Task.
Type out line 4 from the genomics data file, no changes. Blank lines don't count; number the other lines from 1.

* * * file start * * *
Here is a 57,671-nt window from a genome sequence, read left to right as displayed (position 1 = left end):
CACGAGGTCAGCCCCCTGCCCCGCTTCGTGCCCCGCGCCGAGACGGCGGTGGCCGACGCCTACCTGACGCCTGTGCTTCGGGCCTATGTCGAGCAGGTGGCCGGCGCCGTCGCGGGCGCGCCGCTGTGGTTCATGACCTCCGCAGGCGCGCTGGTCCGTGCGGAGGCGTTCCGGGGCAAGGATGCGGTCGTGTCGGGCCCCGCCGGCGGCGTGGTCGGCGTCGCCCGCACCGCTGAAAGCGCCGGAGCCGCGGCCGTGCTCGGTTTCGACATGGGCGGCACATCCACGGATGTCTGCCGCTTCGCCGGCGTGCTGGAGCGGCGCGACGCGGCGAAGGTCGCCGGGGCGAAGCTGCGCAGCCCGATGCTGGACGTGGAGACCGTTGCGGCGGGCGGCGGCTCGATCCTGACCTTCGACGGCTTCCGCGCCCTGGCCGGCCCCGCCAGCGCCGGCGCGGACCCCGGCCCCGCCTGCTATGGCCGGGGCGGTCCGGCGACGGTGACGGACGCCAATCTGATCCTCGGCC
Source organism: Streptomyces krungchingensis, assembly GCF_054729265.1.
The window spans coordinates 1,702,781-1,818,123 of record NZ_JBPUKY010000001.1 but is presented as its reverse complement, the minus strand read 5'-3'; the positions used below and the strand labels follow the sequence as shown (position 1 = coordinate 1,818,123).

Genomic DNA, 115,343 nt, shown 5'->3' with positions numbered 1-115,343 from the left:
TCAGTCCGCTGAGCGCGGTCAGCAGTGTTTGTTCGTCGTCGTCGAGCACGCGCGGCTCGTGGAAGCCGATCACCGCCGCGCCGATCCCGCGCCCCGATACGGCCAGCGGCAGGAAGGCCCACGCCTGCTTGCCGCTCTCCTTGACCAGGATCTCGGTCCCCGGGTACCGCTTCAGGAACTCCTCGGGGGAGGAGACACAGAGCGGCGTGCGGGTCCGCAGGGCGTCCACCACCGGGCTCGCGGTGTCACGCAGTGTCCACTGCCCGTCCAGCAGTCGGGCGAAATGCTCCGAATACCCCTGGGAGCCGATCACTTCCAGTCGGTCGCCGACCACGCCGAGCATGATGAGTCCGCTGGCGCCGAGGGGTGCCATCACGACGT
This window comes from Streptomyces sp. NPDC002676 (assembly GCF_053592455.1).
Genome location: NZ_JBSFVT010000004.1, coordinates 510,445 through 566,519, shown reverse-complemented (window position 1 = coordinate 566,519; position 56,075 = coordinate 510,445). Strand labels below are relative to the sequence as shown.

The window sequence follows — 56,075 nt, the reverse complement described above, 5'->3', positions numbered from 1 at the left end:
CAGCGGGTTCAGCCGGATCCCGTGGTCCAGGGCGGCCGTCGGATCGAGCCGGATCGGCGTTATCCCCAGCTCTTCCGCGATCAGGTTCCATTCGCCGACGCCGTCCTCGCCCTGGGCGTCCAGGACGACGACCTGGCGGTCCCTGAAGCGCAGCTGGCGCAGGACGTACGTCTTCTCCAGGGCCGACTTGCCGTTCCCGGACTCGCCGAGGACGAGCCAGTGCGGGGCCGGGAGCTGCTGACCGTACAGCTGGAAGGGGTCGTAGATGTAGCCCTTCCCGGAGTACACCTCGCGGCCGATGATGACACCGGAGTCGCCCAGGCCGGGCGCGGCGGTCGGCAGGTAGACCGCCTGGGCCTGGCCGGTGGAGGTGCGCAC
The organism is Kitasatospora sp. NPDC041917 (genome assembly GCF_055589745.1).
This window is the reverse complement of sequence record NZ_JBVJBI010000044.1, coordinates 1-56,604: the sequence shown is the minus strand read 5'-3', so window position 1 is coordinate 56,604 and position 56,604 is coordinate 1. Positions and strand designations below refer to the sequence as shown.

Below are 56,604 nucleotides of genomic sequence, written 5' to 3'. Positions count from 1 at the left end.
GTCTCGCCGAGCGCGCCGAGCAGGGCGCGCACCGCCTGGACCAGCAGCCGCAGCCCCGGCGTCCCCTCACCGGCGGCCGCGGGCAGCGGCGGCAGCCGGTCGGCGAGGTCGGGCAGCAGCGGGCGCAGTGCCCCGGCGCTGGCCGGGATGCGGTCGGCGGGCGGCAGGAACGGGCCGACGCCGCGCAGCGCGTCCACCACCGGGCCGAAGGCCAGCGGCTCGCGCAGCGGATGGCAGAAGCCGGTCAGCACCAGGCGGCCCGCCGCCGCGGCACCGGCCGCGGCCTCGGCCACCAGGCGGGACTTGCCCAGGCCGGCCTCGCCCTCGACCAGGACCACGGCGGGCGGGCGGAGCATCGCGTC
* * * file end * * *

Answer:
The window spans coordinates 1,702,781-1,818,123 of record NZ_JBPUKY010000001.1 but is presented as its reverse complement, the minus strand read 5'-3'; the positions used below and the strand labels follow the sequence as shown (position 1 = coordinate 1,818,123).